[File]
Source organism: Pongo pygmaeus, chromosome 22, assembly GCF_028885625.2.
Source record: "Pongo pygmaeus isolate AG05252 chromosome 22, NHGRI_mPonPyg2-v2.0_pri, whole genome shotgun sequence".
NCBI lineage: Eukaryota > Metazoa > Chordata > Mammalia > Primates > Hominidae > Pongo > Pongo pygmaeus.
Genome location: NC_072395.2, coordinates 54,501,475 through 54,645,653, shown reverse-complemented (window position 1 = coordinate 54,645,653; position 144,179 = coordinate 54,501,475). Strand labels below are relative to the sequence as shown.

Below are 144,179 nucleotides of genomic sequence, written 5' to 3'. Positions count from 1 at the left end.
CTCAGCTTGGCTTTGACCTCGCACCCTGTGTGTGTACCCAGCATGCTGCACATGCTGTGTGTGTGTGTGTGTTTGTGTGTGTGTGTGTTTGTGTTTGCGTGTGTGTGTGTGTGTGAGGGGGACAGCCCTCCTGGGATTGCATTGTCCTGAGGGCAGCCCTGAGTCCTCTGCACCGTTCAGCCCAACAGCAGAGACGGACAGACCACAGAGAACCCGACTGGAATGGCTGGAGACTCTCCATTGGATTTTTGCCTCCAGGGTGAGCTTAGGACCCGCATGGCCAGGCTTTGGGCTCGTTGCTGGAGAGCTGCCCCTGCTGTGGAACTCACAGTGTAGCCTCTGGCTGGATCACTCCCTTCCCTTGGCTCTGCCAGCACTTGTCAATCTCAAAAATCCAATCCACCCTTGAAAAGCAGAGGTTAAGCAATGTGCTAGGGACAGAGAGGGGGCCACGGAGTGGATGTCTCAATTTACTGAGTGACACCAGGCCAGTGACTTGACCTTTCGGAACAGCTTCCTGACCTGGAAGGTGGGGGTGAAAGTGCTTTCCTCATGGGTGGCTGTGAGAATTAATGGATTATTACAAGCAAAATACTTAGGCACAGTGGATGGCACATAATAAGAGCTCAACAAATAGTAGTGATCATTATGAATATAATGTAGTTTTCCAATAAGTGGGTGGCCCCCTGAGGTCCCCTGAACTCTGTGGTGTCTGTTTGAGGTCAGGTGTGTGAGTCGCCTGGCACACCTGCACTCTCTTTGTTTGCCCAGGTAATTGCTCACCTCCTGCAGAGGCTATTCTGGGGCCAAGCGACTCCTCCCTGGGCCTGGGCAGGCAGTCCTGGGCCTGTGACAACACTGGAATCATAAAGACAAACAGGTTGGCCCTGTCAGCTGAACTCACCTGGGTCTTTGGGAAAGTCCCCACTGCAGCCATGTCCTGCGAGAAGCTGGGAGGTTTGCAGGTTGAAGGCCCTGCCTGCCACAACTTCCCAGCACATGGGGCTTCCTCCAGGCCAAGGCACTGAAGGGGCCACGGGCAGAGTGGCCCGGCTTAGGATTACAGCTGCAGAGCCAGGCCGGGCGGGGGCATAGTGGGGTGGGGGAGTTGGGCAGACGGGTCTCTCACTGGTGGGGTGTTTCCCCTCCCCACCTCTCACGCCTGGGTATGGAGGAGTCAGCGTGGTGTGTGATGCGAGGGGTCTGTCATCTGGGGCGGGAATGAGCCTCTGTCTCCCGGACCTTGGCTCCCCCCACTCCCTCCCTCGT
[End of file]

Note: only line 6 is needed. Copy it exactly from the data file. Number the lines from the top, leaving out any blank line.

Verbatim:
CTCAGCTTGGCTTTGACCTCGCACCCTGTGTGTGTACCCAGCATGCTGCACATGCTGTGTGTGTGTGTGTGTTTGTGTGTGTGTGTGTTTGTGTTTGCGTGTGTGTGTGTGTGTGAGGGGGACAGCCCTCCTGGGATTGCATTGTCCTGAGGGCAGCCCTGAGTCCTCTGCACCGTTCAGCCCAACAGCAGAGACGGACAGACCACAGAGAACCCGACTGGAATGGCTGGAGACTCTCCATTGGATTTTTGCCTCCAGGGTGAGCTTAGGACCCGCATGGCCAGGCTTTGGGCTCGTTGCTGGAGAGCTGCCCCTGCTGTGGAACTCACAGTGTAGCCTCTGGCTGGATCACTCCCTTCCCTTGGCTCTGCCAGCACTTGTCAATCTCAAAAATCCAATCCACCCTTGAAAAGCAGAGGTTAAGCAATGTGCTAGGGACAGAGAGGGGGCCACGGAGTGGATGTCTCAATTTACTGAGTGACACCAGGCCAGTGACTTGACCTTTCGGAACAGCTTCCTGACCTGGAAGGTGGGGGTGAAAGTGCTTTCCTCATGGGTGGCTGTGAGAATTAATGGATTATTACAAGCAAAATACTTAGGCACAGTGGATGGCACATAATAAGAGCTCAACAAATAGTAGTGATCATTATGAATATAATGTAGTTTTCCAATAAGTGGGTGGCCCCCTGAGGTCCCCTGAACTCTGTGGTGTCTGTTTGAGGTCAGGTGTGTGAGTCGCCTGGCACACCTGCACTCTCTTTGTTTGCCCAGGTAATTGCTCACCTCCTGCAGAGGCTATTCTGGGGCCAAGCGACTCCTCCCTGGGCCTGGGCAGGCAGTCCTGGGCCTGTGACAACACTGGAATCATAAAGACAAACAGGTTGGCCCTGTCAGCTGAACTCACCTGGGTCTTTGGGAAAGTCCCCACTGCAGCCATGTCCTGCGAGAAGCTGGGAGGTTTGCAGGTTGAAGGCCCTGCCTGCCACAACTTCCCAGCACATGGGGCTTCCTCCAGGCCAAGGCACTGAAGGGGCCACGGGCAGAGTGGCCCGGCTTAGGATTACAGCTGCAGAGCCAGGCCGGGCGGGGGCATAGTGGGGTGGGGGAGTTGGGCAGACGGGTCTCTCACTGGTGGGGTGTTTCCCCTCCCCACCTCTCACGCCTGGGTATGGAGGAGTCAGCGTGGTGTGTGATGCGAGGGGTCTGTCATCTGGGGCGGGAATGAGCCTCTGTCTCCCGGACCTTGGCTCCCCCCACTCCCTCCCTCGT